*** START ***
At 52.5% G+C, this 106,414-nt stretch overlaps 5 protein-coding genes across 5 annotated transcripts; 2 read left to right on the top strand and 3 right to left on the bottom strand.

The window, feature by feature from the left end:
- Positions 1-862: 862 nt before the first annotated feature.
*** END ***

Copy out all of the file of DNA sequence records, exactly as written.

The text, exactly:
At 52.5% G+C, this 106,414-nt stretch overlaps 5 protein-coding genes across 5 annotated transcripts; 2 read left to right on the top strand and 3 right to left on the bottom strand.

The window, feature by feature from the left end:
- Positions 1-862: 862 nt before the first annotated feature.